// use callersLocale to localize Exception messages or
       // potentially some return values such a Date ....
   }

Conclusion

With this last part we conclude our three part series on how to write MBeans to manage J2EE applications. We are far from having exhausted this particular topic, but we have gone a long way and are now capable to take advantage of the latest functionality provided by WebLogic's application server to write user friendly MBeans.

Comments:

Enjoying the JMX articles. The one I keep waiting for is an example of how to get your custom MBeans to show up and be manageable in the weblogic admin console. Can't seem to find any examples anywhere in docs nor on the web. I think that would be a great topic for your next JMX post.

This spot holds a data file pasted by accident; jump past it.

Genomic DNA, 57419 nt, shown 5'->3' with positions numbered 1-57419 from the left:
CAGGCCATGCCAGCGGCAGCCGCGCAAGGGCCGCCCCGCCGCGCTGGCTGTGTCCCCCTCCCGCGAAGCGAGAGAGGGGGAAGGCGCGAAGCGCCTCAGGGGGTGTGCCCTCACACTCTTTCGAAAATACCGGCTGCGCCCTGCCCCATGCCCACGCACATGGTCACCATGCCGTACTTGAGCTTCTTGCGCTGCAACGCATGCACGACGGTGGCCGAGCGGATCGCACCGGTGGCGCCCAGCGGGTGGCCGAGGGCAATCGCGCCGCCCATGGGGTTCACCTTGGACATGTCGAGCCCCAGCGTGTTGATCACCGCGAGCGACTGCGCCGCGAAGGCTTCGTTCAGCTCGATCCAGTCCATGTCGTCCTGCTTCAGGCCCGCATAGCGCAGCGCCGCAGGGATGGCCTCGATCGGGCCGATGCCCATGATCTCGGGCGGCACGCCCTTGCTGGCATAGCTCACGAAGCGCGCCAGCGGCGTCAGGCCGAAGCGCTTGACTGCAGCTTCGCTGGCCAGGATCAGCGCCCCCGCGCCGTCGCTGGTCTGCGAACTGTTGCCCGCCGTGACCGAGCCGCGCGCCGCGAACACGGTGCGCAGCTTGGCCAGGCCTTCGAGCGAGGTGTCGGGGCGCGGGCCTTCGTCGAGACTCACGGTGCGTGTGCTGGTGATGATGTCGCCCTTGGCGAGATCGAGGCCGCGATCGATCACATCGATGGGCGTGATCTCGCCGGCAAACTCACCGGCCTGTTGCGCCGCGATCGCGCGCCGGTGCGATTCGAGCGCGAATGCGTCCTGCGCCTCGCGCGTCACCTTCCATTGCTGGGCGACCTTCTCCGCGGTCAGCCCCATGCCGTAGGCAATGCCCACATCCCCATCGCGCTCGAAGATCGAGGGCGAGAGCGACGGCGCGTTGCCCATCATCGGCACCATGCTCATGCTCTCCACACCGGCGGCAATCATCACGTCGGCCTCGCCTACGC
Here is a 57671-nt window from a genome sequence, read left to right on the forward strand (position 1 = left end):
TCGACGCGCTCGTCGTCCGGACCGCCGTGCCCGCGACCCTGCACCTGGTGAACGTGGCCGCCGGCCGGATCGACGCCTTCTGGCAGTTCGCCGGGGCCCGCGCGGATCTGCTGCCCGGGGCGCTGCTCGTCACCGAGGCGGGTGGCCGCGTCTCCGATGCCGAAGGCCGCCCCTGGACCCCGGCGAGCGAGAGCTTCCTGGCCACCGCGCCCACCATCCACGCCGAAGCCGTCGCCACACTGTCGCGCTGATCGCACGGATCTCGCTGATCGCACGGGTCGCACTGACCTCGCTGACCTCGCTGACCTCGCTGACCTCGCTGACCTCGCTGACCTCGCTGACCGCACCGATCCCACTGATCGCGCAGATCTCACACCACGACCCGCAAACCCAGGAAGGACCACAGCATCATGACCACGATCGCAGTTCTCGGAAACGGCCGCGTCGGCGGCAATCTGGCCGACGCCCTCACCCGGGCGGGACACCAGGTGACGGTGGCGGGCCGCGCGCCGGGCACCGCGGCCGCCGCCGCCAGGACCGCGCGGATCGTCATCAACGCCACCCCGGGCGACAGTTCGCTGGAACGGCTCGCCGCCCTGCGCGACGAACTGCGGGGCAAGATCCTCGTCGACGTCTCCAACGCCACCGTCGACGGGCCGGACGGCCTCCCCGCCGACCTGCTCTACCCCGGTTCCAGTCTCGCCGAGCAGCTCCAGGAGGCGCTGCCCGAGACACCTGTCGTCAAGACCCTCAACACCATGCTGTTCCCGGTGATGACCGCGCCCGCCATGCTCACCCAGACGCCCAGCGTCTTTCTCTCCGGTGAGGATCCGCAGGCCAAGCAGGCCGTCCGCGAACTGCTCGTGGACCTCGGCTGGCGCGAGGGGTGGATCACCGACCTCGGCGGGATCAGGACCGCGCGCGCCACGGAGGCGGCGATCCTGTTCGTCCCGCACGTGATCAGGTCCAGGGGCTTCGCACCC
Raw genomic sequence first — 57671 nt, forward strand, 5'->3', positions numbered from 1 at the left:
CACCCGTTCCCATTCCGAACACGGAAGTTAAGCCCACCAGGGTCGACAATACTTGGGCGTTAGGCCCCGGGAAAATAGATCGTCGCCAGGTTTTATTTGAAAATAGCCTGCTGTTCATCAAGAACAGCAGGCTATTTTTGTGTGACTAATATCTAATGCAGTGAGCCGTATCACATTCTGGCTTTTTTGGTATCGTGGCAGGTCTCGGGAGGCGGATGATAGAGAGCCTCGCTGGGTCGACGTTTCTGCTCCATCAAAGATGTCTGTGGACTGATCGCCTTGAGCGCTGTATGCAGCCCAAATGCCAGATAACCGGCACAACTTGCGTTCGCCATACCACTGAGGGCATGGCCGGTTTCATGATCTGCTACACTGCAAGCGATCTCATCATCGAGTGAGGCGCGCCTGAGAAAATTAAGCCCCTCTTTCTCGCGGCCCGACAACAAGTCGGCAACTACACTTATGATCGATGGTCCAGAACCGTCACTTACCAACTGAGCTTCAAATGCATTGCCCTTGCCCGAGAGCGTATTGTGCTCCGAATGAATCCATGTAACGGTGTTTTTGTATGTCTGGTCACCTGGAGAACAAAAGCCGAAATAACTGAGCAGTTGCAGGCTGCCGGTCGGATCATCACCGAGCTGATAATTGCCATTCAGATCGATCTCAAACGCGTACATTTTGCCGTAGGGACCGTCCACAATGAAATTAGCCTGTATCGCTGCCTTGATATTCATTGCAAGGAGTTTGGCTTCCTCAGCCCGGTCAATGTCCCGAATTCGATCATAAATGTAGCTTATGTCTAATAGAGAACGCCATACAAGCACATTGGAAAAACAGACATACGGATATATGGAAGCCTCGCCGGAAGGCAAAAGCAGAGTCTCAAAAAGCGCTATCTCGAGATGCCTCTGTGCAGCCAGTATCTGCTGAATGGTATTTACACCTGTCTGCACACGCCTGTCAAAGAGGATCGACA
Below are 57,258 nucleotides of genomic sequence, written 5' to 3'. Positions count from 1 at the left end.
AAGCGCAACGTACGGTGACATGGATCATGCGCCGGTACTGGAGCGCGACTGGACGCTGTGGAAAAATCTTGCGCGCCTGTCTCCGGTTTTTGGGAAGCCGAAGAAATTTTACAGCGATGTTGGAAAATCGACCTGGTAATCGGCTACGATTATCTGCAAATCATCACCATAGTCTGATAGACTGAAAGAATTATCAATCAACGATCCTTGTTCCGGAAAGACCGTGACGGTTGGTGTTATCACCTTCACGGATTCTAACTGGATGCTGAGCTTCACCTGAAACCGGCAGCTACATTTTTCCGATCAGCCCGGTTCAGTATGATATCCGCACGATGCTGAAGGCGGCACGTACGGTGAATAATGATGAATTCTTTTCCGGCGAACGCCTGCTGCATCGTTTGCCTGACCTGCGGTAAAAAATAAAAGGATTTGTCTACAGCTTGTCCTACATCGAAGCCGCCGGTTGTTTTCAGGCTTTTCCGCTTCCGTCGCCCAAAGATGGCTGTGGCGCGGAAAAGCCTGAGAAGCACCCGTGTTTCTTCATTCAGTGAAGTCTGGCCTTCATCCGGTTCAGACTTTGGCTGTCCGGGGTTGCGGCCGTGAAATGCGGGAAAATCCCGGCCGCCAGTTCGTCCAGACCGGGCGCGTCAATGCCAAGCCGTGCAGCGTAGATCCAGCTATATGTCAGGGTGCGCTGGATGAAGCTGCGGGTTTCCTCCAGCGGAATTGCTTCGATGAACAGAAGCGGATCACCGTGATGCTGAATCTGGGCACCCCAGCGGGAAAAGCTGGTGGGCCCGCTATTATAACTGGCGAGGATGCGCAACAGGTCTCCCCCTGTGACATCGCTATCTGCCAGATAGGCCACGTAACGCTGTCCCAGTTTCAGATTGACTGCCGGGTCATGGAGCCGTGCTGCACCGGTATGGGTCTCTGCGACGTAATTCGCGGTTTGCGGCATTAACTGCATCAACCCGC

Posted by Padraic on March 23, 2010 at 10:42 PM PDT #

Thanks for the kind words, I will keep your idea in mind for a future topic.

Posted by philippe Le Mouel on March 23, 2010 at 11:38 PM PDT #

Hello, could you touch on how to secure the MBean? I have followed your example and I'm able to alter the config settings while the JVM is running. However, I really need to secure access to the MBean before this can move into a prod environment. Thanks

Posted by Don on April 27, 2010 at 11:03 PM PDT #